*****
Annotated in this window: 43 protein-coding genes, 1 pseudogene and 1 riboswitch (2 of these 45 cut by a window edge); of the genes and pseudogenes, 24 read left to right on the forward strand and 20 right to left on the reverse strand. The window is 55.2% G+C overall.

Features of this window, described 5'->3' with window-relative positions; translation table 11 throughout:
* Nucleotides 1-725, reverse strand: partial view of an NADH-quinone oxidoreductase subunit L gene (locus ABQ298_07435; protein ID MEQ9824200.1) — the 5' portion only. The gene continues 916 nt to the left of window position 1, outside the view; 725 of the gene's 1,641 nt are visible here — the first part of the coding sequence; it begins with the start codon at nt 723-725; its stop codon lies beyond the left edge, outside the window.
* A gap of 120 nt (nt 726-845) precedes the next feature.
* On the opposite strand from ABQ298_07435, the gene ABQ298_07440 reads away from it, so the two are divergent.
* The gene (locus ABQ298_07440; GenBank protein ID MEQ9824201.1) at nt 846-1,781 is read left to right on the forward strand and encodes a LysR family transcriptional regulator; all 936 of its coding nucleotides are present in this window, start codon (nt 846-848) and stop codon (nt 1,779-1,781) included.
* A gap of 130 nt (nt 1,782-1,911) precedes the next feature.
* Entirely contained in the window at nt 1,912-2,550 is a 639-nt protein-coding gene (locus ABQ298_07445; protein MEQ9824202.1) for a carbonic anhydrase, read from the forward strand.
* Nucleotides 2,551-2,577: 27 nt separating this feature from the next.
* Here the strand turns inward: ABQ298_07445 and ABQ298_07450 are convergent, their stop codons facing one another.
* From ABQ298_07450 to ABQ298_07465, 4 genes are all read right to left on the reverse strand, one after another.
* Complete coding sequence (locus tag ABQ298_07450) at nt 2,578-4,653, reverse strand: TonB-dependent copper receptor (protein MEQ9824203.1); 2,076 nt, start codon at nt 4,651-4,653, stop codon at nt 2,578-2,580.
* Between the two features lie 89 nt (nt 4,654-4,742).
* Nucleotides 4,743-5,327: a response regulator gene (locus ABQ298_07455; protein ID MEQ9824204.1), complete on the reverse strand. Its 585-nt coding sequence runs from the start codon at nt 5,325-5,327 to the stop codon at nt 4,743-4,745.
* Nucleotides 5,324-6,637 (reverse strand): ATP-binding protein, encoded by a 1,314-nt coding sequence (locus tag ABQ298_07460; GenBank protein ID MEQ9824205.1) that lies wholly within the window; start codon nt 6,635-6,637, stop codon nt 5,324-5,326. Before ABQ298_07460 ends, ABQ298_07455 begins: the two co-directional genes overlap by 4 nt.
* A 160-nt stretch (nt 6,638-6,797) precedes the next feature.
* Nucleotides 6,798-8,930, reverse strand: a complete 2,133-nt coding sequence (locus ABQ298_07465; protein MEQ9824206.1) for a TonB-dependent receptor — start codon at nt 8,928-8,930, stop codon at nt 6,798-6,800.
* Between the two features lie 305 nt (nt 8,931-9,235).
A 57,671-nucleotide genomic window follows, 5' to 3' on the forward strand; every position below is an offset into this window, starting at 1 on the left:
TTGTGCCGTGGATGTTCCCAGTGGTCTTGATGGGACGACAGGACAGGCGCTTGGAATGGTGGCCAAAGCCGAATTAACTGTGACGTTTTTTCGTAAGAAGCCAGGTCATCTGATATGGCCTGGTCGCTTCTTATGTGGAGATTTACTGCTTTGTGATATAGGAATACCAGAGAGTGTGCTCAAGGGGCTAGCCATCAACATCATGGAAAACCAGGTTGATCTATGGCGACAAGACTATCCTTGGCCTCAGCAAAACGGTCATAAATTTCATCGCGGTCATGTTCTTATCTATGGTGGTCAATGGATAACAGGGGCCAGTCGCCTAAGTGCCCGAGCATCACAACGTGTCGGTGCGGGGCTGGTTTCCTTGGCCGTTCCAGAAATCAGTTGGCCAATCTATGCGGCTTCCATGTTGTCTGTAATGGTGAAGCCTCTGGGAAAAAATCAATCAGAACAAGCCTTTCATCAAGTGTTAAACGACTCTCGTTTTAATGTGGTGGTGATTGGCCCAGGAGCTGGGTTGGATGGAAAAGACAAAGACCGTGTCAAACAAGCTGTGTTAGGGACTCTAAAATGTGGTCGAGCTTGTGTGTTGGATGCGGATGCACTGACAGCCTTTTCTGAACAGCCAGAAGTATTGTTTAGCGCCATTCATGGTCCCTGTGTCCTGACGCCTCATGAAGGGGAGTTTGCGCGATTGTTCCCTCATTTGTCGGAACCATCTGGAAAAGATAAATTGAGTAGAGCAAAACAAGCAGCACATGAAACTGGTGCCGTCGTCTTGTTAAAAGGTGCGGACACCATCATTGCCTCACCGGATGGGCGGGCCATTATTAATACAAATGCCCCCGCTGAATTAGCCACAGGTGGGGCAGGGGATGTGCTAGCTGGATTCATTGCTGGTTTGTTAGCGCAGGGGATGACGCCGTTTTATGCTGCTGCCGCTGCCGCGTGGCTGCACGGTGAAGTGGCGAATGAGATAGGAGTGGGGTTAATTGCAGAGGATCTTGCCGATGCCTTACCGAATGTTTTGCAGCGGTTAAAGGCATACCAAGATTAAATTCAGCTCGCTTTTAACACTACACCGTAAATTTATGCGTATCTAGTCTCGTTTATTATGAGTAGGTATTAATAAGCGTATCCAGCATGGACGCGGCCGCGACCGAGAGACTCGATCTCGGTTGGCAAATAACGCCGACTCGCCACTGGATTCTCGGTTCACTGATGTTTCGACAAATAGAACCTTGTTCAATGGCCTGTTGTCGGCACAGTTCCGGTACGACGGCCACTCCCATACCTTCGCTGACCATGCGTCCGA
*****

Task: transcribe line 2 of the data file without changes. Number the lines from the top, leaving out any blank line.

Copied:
Features of this window, described 5'->3' with window-relative positions; translation table 11 throughout: